A year after the promise of COVID-19 vaccines led to hopes the pandemic could be extinguished, case counts and hospitalizations are surging again in Minnesota, and exhausted front-line health care workers are fighting the virus and misinformation about how to treat and prevent it.
“We went from being heroes right in the beginning to pariahs now when we confront people — this remnant group of members of our community that have chosen not to get vaccinated,” said Dr. Craig Matticks, an emergency physician with nearly 30 years experience who works at North Memorial Health and the Urgency Room.
“We can’t remember a time where people have doubted our advice quite like this. And it's more than doubt — it’s anger,” said Dr. Bryan Williams, who delivers critical care, and serves as the chief well-being officer for M Health Fairview’s 34,000 employees.
Another physician who works in M Health Fairview hospitals, Dr. Will Nicholson, has also seen a backlash from patients.
“There are people who feel like the recommendations we have are an assault on their freedom,” Nicholson said. “Nobody in health care wants to take away anyone’s freedom. We want to use our freedom to help people live better lives, to not pass this stupid virus to somebody else.”
One of the biggest frustrations for these front-line physicians is resistance among the public to the COVID-19 vaccines.
Before you keep reading ...
MPR News is made by Members. Gifts from individuals fuel the programs that you and your neighbors rely on. Donate today to power news, analysis, and community conversations for all.
“I just was caring for somebody who had been in the hospital for a month who contracted COVID, and I asked why he didn’t get vaccinated,” Williams said. “And he said he wished he would have, and he felt misled. He pointed directly at a TV at a station I won’t mention, and he said, ‘That’s why I didn’t get a vaccine.’”
Fox News host Tucker Carlson in particular has amplified vaccine misinformation.
Williams said some other patients stand their ground in opposition to vaccination.
“They often have multiple stages of denial and anger,” he said. “We have had some challenges with patients and families that were demanding nonevidence-based care. And we've worked really hard to describe why we do what we do and that we believe some of these cares might actually be more harmful than good. And it has been a challenge to do that respectfully because to be honest, not everybody's been respectful to us in return.”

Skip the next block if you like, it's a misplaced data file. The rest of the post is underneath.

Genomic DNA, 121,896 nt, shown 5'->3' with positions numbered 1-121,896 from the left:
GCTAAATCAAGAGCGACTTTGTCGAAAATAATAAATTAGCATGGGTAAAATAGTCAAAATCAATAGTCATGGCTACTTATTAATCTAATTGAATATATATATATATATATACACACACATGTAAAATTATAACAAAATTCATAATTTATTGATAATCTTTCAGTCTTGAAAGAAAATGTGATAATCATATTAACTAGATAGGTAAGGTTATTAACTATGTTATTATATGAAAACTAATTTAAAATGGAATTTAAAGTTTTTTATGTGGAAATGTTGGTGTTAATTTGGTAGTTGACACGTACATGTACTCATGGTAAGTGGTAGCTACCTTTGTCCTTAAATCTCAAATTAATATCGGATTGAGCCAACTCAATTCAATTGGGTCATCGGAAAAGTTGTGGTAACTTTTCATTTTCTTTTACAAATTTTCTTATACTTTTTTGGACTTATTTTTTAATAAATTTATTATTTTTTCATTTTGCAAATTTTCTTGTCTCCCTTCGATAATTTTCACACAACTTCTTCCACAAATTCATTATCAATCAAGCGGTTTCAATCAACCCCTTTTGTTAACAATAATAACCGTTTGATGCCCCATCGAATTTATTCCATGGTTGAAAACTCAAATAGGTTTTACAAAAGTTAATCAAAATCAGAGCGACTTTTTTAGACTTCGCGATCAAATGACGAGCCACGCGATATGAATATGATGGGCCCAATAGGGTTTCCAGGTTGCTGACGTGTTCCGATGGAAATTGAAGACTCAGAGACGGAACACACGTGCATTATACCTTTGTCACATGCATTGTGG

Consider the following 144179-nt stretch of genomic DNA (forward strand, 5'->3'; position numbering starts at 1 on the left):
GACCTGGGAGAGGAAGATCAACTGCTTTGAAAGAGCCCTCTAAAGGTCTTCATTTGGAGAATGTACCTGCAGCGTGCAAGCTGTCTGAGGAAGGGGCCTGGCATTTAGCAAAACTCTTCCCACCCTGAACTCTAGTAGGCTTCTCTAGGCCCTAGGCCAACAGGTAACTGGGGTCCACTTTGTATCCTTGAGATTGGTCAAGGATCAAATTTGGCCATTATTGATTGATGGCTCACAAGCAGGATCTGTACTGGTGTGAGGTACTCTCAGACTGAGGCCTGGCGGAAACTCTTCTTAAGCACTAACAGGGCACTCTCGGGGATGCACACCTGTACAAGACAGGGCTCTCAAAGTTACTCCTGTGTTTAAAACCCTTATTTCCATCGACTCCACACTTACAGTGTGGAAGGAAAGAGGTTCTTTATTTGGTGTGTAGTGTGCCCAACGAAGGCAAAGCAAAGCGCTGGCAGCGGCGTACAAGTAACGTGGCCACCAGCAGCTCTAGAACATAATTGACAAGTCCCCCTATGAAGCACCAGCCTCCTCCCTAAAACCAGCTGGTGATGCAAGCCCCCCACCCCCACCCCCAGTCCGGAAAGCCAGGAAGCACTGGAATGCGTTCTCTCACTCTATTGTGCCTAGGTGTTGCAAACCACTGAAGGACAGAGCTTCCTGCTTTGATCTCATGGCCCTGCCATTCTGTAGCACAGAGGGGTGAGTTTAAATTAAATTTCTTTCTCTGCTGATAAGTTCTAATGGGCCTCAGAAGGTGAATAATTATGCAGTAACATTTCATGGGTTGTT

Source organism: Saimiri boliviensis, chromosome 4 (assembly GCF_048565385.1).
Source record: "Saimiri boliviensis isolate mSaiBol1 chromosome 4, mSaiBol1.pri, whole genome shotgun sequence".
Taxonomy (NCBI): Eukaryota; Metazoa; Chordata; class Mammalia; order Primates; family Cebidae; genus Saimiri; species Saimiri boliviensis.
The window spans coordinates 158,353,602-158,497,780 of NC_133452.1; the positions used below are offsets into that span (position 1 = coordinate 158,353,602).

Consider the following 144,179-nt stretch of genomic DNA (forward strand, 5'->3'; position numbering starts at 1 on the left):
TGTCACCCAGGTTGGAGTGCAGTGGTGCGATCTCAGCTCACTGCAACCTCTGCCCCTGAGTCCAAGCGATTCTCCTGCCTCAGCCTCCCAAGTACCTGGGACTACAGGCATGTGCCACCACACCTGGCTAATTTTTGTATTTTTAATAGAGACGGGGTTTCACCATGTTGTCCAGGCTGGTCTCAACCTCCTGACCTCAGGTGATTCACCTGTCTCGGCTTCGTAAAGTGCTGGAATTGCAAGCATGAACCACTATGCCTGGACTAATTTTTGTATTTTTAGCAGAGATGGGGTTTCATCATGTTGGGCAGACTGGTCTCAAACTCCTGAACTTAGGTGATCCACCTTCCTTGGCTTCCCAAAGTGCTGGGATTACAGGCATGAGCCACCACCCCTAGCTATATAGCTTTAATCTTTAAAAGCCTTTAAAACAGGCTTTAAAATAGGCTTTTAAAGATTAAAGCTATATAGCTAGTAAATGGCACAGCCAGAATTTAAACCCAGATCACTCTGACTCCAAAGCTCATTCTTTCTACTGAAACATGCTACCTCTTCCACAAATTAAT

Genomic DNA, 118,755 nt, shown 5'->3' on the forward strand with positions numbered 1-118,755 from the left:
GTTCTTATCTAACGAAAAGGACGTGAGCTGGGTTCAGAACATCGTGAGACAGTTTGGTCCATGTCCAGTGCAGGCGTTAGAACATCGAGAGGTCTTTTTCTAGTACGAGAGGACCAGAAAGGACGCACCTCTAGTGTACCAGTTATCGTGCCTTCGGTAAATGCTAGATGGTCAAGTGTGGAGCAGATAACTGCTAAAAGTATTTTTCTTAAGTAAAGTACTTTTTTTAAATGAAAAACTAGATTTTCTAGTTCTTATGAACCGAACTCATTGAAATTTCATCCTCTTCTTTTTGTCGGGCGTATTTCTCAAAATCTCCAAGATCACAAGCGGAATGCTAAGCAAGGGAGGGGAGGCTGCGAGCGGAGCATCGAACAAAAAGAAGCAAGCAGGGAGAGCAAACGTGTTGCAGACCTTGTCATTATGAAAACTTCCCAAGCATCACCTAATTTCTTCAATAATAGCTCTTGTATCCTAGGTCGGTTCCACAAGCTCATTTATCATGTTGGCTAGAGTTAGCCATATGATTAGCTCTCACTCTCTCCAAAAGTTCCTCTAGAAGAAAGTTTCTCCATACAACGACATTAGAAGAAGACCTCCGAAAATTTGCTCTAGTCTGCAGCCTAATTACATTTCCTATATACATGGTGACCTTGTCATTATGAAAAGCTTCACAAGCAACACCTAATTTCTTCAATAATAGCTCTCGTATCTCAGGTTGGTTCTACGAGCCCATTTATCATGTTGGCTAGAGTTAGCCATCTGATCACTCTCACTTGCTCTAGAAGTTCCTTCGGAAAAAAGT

Health care workers who are leaving the profession present a further challenge to those who remain in the field.
“We are worried that we see a lot of people not just retiring early but some changing their careers early on,” Williams said. “There are empty beds right behind us, but our hospitals are full because there's no point in being in a bed if there's nobody to care for you.”
The staff shortages are sounding “alarm bells” about the quality of care, Matticks said.
“We're short-staffed, so we show up to a shift in the emergency department and we can't open as many beds as we normally would have open to take care of patients because there aren't nurses to staff those beds,” Matticks said. “Or if it's not in the emergency department, it's on the hospital floors. We don't have nurses to staff beds, we can't put people in the ER into those beds or people.”
It's difficult to quantify exactly how many health care workers have left because of COVID-19, but a survey in September from Morning Consult found 1 in 5 have left the profession since February with a majority saying they quit because of the pandemic.
A lot of researchers have been looking into the problem of health care worker burnout in hopes of finding ways to improve conditions in the profession. Among them is a team from the University of Minnesota, which includes School of Nursing professor Jayne Fulkerson.
“Health care workers, you know, they are front line. They are working extremely hard and have been for quite a while,” Fulkerson said. “I think we need to protect them and help them with their stress levels, with their well-being. And if we don't, we're going to have a crisis in health care.”
The doctors we talked to said the burnout issue won’t be resolved until the country gets ahead of the COVID-19 pandemic.
For now, Matticks said emergency rooms are so busy it’s best for people who aren’t seriously ill to avoid them if possible.
“Because what that care setting really needs to focus on is identifying the people who require admission to the hospital and getting their care started,” Matticks said. “And if their throughput is gummed up with patients of lower acuity, they can't get to the people who really need the care.”
The main message these doctors want to send is simple: Get vaccinated against COVID-19. They say it's the best way — and the only way — to save people's lives, reduce the strain on the health care system, and finally get the pandemic behind us.
“The one thing I would ask of Minnesotans is be a little bit more like us in health care,” Nicholson said. “If everyone is a little bit more compassionate; if everyone is a little bit more caring and a little bit less judgmental, we will go from 70 percent vaccinated to 100 percent vaccinated. That's what's going to solve this problem.”